Had teacher Sue Eagle is transforming not only the eating patterns of her pupils at Tuckswood community first school in Norwich, but those of their parents as well.
What began as a biodiversity gardening and growing project has since become a template for a healthy lifestyle which embraces emotional, physical and spiritual wellbeing.
"Diet is huge," she says. "We work with parents who think that it is cheaper to eat processed food and it's not."
The school cultivates vegetables and soft fruit, and children are told what their bodies need to grow and learn most effectively.
At break times children can have a fruit cereal bar, piece of fruit, juice or milk but no crisps or chocolate are brought into the school.
"You have to strike a balance with what children will eat and what will be good for them," says Ms Eagle.
The school has been participating in the Grab 5! project which is run by Sustain. Grab 5! attempts to encourage children to eat five portions of fruit and veg a day in a variety of lively and enterprising ways.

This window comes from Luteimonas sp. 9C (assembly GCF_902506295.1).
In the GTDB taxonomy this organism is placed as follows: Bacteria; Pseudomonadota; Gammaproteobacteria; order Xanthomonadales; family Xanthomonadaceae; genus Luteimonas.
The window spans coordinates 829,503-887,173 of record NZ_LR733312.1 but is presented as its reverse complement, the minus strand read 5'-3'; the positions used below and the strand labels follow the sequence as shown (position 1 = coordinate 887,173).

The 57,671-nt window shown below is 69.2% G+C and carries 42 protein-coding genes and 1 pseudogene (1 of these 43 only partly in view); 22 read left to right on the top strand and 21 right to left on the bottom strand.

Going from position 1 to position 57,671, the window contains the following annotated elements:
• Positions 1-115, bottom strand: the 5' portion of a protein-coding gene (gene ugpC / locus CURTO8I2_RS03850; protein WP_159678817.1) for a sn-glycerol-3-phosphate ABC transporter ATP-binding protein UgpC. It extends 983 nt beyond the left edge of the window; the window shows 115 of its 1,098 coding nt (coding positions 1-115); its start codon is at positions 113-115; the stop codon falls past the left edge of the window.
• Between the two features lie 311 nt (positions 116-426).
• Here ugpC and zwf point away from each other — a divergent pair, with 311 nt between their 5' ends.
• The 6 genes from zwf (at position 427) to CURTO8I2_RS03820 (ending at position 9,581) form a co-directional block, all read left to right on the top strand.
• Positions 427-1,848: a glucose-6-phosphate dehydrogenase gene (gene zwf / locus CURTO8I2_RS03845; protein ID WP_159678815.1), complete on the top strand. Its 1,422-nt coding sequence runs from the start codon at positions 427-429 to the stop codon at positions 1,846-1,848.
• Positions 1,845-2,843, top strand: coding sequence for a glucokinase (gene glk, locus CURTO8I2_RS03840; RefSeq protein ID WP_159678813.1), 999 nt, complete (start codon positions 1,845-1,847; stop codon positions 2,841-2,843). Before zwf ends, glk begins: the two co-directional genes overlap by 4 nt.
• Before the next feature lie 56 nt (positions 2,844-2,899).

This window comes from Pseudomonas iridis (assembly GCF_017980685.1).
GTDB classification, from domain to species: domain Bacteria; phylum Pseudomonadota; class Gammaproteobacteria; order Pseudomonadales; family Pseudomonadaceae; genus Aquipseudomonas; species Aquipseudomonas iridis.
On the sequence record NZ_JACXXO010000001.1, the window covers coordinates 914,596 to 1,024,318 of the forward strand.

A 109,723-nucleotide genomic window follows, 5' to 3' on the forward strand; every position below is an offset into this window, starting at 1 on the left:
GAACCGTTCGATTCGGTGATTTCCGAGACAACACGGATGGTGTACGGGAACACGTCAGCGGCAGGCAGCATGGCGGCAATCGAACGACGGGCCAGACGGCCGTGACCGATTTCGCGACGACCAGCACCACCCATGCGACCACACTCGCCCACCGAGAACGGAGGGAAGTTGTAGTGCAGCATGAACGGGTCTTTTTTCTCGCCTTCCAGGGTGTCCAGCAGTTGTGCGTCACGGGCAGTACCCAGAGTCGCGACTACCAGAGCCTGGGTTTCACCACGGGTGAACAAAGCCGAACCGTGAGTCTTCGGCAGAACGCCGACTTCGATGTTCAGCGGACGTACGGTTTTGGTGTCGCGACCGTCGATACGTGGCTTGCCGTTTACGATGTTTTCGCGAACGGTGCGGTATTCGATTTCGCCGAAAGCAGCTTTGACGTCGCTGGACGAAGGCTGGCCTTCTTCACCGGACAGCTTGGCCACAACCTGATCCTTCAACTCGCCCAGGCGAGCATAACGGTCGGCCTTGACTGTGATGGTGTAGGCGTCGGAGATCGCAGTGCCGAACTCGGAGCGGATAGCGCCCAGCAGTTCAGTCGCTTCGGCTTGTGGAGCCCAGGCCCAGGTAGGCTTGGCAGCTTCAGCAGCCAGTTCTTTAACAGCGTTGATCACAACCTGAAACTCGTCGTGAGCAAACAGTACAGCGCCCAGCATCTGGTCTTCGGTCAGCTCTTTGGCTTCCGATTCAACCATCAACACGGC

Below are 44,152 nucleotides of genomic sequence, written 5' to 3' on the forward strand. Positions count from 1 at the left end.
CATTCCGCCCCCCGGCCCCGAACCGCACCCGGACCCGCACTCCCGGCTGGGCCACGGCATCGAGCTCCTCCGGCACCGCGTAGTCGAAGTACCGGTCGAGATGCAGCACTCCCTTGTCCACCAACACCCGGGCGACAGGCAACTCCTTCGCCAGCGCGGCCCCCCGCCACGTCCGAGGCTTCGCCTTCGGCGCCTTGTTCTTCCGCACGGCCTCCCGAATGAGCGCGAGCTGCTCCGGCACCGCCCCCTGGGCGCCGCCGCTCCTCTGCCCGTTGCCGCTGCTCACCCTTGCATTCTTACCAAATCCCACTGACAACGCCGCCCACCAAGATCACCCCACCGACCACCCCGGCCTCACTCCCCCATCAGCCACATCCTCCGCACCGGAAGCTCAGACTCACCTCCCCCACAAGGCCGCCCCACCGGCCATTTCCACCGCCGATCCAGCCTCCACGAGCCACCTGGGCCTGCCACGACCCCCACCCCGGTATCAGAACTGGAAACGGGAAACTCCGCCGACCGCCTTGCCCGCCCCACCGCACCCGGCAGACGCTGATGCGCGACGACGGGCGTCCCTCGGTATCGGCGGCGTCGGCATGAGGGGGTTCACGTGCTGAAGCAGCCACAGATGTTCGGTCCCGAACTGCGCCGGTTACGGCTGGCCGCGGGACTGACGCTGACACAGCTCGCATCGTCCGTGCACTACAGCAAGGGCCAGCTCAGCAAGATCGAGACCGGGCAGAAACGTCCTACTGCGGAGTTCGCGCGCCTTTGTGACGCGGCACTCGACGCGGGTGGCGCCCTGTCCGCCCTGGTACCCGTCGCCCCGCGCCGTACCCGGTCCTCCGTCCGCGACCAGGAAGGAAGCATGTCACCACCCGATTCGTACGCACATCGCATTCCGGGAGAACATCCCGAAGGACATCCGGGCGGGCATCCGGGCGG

Tuckswood now runs a playground market after school. A local wholesaler, Martin McCarthy, makes a small profit selling fresh produce from a traditional market barrow. The school is also about to start a parents'
co-operative and Mr McCarthy will supply packs of fruit and vegetables for pound;5 and pound;10. This is a non-profit-making initiative and its purpose is to wean families off processed foods by encouraging them to experiment with more unusual fruit and veg. The prices are far cheaper than those of local supermarkets.
"People are more likely to be brave if it is a communal thing," says Ms Eagle.